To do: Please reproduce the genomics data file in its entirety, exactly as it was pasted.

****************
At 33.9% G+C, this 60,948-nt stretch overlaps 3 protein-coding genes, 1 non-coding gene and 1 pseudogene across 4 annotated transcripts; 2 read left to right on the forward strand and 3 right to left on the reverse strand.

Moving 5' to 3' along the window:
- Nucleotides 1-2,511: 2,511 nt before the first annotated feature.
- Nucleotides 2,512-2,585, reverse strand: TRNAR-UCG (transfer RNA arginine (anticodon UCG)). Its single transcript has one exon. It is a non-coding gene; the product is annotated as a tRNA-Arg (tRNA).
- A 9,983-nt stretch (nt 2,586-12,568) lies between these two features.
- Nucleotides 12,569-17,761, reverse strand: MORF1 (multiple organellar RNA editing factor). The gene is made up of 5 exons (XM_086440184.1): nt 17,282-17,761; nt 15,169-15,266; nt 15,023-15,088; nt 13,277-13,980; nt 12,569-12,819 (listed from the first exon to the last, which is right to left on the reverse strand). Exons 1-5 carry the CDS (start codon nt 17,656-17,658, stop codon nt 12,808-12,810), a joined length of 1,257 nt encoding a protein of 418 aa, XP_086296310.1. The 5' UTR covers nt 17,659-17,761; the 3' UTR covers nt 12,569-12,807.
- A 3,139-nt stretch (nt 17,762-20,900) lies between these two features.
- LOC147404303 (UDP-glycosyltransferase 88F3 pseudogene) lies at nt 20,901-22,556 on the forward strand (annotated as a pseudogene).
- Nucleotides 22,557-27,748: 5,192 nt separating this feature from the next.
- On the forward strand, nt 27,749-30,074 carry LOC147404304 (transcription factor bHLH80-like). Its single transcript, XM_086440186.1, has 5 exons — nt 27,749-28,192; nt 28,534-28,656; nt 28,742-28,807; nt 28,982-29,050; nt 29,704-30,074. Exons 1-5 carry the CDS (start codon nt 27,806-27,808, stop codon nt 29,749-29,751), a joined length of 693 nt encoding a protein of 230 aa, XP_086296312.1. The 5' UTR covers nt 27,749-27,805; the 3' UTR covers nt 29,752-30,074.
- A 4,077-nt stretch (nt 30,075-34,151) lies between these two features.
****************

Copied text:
At 33.9% G+C, this 60,948-nt stretch overlaps 3 protein-coding genes, 1 non-coding gene and 1 pseudogene across 4 annotated transcripts; 2 read left to right on the forward strand and 3 right to left on the reverse strand.

Moving 5' to 3' along the window:
- Nucleotides 1-2,511: 2,511 nt before the first annotated feature.
- Nucleotides 2,512-2,585, reverse strand: TRNAR-UCG (transfer RNA arginine (anticodon UCG)). Its single transcript has one exon. It is a non-coding gene; the product is annotated as a tRNA-Arg (tRNA).
- A 9,983-nt stretch (nt 2,586-12,568) lies between these two features.
- Nucleotides 12,569-17,761, reverse strand: MORF1 (multiple organellar RNA editing factor). The gene is made up of 5 exons (XM_086440184.1): nt 17,282-17,761; nt 15,169-15,266; nt 15,023-15,088; nt 13,277-13,980; nt 12,569-12,819 (listed from the first exon to the last, which is right to left on the reverse strand). Exons 1-5 carry the CDS (start codon nt 17,656-17,658, stop codon nt 12,808-12,810), a joined length of 1,257 nt encoding a protein of 418 aa, XP_086296310.1. The 5' UTR covers nt 17,659-17,761; the 3' UTR covers nt 12,569-12,807.
- A 3,139-nt stretch (nt 17,762-20,900) lies between these two features.
- LOC147404303 (UDP-glycosyltransferase 88F3 pseudogene) lies at nt 20,901-22,556 on the forward strand (annotated as a pseudogene).
- Nucleotides 22,557-27,748: 5,192 nt separating this feature from the next.
- On the forward strand, nt 27,749-30,074 carry LOC147404304 (transcription factor bHLH80-like). Its single transcript, XM_086440186.1, has 5 exons — nt 27,749-28,192; nt 28,534-28,656; nt 28,742-28,807; nt 28,982-29,050; nt 29,704-30,074. Exons 1-5 carry the CDS (start codon nt 27,806-27,808, stop codon nt 29,749-29,751), a joined length of 693 nt encoding a protein of 230 aa, XP_086296312.1. The 5' UTR covers nt 27,749-27,805; the 3' UTR covers nt 29,752-30,074.
- A 4,077-nt stretch (nt 30,075-34,151) lies between these two features.